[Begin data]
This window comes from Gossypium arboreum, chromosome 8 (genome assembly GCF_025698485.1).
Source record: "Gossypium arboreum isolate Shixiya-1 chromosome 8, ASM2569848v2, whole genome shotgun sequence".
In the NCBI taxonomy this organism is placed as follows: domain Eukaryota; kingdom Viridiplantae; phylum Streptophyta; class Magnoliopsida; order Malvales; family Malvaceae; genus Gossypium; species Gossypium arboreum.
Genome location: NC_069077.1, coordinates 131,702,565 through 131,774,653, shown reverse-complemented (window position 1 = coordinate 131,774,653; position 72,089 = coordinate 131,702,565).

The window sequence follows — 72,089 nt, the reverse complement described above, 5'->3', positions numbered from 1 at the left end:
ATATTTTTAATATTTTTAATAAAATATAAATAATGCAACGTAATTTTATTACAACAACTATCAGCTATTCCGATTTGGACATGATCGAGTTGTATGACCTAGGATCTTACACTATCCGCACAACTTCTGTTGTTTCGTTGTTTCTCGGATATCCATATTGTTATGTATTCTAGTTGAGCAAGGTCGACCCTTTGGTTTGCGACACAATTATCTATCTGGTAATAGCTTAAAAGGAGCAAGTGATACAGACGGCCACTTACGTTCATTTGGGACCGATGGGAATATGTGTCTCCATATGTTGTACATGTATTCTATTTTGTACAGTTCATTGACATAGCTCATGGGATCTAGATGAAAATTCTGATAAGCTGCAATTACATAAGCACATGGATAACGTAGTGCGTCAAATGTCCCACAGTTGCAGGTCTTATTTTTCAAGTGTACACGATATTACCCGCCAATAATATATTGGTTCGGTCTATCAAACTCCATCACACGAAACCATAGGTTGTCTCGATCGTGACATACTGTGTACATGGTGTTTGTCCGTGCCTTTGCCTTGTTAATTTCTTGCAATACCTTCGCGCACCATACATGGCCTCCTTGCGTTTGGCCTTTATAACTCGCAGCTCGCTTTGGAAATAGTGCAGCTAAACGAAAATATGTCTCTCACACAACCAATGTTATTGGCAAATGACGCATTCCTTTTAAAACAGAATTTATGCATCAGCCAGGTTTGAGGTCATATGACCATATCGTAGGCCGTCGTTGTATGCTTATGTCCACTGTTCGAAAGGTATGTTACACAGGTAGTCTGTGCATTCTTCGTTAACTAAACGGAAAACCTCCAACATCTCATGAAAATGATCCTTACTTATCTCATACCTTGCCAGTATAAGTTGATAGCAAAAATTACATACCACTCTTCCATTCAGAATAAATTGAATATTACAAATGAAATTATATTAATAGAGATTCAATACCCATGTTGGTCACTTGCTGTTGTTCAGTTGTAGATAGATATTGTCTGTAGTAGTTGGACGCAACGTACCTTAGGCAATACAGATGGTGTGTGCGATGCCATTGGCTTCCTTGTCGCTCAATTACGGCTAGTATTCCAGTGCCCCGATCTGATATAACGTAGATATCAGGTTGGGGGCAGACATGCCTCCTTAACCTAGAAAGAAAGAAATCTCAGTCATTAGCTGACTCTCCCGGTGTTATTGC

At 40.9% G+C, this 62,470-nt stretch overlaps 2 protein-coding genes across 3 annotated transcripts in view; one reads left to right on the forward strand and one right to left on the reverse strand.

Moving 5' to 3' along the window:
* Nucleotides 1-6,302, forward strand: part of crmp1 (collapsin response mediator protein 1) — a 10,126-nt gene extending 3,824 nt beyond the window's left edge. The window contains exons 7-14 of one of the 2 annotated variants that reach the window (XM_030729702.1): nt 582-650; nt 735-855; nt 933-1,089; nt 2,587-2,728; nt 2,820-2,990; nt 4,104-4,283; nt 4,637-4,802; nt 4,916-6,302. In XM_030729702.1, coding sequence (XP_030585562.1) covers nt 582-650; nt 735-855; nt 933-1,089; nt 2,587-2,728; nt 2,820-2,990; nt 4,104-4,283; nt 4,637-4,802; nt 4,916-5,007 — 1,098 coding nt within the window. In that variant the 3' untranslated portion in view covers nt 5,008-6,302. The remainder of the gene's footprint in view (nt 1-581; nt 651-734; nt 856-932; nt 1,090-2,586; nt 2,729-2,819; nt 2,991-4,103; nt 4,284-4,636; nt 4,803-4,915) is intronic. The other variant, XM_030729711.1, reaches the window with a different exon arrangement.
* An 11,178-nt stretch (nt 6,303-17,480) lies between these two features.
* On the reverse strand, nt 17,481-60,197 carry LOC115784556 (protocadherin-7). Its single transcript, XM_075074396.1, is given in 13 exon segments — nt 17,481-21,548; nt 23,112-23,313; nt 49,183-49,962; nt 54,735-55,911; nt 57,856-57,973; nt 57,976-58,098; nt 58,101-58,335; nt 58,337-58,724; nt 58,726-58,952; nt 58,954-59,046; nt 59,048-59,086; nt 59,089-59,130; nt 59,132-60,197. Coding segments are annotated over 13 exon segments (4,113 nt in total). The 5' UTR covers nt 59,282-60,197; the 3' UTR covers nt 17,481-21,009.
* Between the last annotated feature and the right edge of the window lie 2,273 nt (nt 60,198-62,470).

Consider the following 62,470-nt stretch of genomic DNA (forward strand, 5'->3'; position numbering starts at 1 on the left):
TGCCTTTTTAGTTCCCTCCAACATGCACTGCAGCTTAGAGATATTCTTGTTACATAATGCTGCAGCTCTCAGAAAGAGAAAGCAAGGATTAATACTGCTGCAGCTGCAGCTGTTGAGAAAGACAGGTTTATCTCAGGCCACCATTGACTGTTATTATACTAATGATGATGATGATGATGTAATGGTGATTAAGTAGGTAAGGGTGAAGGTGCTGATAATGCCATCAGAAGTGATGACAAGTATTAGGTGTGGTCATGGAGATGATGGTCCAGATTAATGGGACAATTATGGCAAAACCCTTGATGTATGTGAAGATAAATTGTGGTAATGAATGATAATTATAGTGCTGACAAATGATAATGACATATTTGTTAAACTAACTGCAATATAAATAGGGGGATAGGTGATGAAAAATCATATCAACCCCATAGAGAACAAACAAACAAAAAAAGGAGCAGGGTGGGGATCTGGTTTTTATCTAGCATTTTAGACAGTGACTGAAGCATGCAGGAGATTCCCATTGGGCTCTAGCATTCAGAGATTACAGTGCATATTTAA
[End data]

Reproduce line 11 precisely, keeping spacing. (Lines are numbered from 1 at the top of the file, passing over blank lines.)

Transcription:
* On the reverse strand, nt 17,481-60,197 carry LOC115784556 (protocadherin-7). Its single transcript, XM_075074396.1, is given in 13 exon segments — nt 17,481-21,548; nt 23,112-23,313; nt 49,183-49,962; nt 54,735-55,911; nt 57,856-57,973; nt 57,976-58,098; nt 58,101-58,335; nt 58,337-58,724; nt 58,726-58,952; nt 58,954-59,046; nt 59,048-59,086; nt 59,089-59,130; nt 59,132-60,197. Coding segments are annotated over 13 exon segments (4,113 nt in total). The 5' UTR covers nt 59,282-60,197; the 3' UTR covers nt 17,481-21,009.